Thursday, August 22, 2013

An Entrepreneur's Most Important Tool: Self-Delusion

Click here to read this article by A.J. Jacobs. He is an Editor at Large at Esquire magazine. The article is at "Linked in" so you may have to be a member.

The idea that an entrepreneur would have to tell themselves a story (or myth) to get things done is interesting. I wonder how much of our economic activity results from or requires us to tell ourselves stories.

"As an author, I rely on self-delusion as much as I rely on my laptop, Wi-Fi access and excessive caffeine. For authors nowadays, each book is the equivalent of a startup company. You have to figure out your consumer, your unique approach, your budget, your marketing strategy.

And as with every startup founder, I spent some mornings during my last project battling pessimism and despair. Well, actually, most mornings. I was writing about my quest to be as healthy as possible. I’d wake up feeling the project was too big, too unwieldy. I had too many squats to do, too many diets to test. I’d never finish the manuscript.

My solution? Deception. I tricked my brain. I’d force myself to act in an optimistic way."

"This is not pseudo-scientific blather spouted bunkum-filled books like The Secret. The idea that your actions alter your thoughts is one of the foundations of cognitive-behavioral psychology and has been studied since the 19th century (both William James and Charles Darwin wrote about it).

Force your face into a smile, you will be happier. Sounds creepy, but it works.

A raft of studies have backed this up, including a recent one in the Journal of Psychological Science that showed fake smiles (or even holding a chopstick in your mouth to mimic the shape of a smile) lowered your heart rate in stressful situations. The book The As If Principle by psychologist Richard Wiseman cites plenty of other research, including how your posture affects confidence and risk-taking (a powerful, chest-out stance boosts esteem)."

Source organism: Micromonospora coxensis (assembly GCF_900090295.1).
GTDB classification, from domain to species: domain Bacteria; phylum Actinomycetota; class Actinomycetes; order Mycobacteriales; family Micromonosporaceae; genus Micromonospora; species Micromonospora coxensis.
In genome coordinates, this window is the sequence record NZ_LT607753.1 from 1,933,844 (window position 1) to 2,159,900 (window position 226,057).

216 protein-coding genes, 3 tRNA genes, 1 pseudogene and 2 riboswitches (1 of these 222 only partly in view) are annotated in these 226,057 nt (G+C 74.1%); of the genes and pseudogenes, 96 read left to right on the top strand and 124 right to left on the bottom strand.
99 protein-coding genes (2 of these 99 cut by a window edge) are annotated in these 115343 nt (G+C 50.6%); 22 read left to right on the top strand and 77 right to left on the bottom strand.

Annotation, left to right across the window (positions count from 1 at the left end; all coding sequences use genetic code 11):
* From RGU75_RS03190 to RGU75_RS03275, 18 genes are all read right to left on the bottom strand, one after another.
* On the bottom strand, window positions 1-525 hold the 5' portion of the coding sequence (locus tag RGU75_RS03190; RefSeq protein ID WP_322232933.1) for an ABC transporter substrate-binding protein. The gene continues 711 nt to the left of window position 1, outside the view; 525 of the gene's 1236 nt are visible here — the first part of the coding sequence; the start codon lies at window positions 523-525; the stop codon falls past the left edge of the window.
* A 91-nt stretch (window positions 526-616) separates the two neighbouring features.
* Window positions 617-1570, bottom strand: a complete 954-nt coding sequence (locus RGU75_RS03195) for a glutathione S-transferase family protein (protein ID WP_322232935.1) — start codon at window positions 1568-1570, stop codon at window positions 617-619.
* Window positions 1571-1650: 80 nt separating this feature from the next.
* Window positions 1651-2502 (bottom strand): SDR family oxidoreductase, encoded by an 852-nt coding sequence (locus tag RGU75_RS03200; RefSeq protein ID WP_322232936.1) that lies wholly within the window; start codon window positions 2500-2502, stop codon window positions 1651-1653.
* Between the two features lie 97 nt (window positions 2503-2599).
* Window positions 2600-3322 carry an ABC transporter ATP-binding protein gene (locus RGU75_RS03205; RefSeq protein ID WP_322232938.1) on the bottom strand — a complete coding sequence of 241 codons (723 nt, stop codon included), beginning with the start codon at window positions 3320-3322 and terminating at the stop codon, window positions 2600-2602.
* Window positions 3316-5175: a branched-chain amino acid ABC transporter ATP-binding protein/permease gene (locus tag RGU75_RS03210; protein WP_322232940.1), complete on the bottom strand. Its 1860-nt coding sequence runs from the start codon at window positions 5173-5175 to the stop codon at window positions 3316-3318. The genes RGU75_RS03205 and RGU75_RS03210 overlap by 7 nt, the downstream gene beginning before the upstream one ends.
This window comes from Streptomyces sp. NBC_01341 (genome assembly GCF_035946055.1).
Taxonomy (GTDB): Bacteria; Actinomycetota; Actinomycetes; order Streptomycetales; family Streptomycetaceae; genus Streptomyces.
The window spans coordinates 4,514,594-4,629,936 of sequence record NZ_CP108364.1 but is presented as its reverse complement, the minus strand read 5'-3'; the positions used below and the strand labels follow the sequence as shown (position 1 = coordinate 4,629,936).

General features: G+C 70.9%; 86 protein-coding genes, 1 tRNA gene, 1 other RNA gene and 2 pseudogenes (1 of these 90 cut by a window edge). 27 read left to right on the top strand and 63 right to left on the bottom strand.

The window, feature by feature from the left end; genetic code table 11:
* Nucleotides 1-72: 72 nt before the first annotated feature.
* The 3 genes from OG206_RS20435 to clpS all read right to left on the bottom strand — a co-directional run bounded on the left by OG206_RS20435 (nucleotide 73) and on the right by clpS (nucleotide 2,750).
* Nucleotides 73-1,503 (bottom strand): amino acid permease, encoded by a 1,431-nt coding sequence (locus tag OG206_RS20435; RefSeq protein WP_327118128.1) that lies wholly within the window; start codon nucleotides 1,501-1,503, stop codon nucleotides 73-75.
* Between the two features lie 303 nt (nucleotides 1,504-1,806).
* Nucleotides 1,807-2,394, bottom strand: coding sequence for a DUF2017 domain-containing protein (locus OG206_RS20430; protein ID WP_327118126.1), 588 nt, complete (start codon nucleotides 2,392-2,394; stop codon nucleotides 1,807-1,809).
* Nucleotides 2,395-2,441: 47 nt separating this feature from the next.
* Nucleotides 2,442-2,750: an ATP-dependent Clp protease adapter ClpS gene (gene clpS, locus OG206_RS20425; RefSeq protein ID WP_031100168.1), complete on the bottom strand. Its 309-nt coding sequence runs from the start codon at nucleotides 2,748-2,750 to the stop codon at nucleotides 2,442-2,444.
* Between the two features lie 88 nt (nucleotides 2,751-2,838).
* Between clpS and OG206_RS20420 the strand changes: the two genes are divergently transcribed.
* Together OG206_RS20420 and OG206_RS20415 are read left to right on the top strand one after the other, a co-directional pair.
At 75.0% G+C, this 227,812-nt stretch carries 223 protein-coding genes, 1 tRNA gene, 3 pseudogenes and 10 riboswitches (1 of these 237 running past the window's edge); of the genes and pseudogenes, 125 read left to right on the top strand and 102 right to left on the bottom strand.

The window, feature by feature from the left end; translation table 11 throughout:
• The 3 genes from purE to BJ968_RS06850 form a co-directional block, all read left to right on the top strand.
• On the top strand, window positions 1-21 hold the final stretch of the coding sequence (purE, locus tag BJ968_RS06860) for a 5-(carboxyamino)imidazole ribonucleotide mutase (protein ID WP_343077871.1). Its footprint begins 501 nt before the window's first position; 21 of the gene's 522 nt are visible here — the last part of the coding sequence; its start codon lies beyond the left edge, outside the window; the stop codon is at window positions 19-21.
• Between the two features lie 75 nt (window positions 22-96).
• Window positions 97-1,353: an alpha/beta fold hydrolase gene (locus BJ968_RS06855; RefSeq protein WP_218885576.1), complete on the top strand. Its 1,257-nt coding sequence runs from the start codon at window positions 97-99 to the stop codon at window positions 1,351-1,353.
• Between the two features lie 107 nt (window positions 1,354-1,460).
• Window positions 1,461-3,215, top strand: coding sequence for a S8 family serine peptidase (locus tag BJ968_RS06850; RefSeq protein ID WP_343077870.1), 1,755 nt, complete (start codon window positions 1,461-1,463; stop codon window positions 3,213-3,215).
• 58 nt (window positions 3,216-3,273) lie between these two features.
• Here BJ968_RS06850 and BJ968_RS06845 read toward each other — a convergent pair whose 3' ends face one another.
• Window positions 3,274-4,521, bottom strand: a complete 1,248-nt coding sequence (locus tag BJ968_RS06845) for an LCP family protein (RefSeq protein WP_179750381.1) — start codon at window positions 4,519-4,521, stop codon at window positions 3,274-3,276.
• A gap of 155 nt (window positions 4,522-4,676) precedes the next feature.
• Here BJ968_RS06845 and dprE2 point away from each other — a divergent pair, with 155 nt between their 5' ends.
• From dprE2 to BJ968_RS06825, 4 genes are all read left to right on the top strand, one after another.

"For instance, during the year, I had a friend in the hospital, and I really didn’t want to visit him. I hate hospitals. But I said, what would a good person do? And then I acted AS IF I were a good person. And when I was at the hospital, some part of my mind said, ‘I’m at the hospital. I must be compassionate.” And I became a little more compassionate. I tricked my own mind."

So if you tell yourself a myth (that you are a good person), then it affects your behavior.

Monday, August 19, 2013

Can Following Your Bliss Have A Positive Effect On Your Genes?

See Positive Psychology Influences Gene Expression in Humans, Scientists Say from Science News. Having "a deep sense of purpose and meaning in life" sounds like following your bliss.
Looking to Genes for the Secret to Happiness By GRETCHEN REYNOLDS, in the NY Times magazine.
"According to a team of scientists from the University of North Carolina and the University of California, Los Angeles, different types of happiness have surprisingly different effects on the human genome.

People who have high levels of what is known as eudaimonic well-being — the kind of happiness that comes from having a deep sense of purpose and meaning in life (Mother Teresa) — showed very favorable gene-expression profiles in their immune cells. They had low levels of inflammatory gene expression and strong expression of antiviral and antibody genes.

However, people who had relatively high levels of hedonic well-being — the type of happiness that comes from consummatory self-gratification (celebrities) — actually showed just the opposite. They had an adverse expression profile involving high inflammation and low antiviral and antibody gene expression.

In the new study, published in the Proceedings of the National Academy of Sciences, the scientists asked how the human genome might respond to positive psychology. They examined the biological implications of both hedonic and eudaimonic well-being through the lens of the human genome, a system of some 21,000 genes that has evolved fundamentally to help humans survive and be well."

"The scientists drew blood samples from 80 healthy adults who were assessed for hedonic and eudaimonic well-being, as well as potentially confounding negative psychological and behavioral factors. They used the CTRA gene-expression profile to map the potentially distinct biological effects of hedonic and eudaimonic well-being.

“And while those with eudaimonic well-being showed favorable gene-expression profiles in their immune cells and those with hedonic well-being showed an adverse gene-expression profile, people with high levels of hedonic well-being didn’t feel any worse than those with high levels of eudaimonic well-being,” Prof Cole said."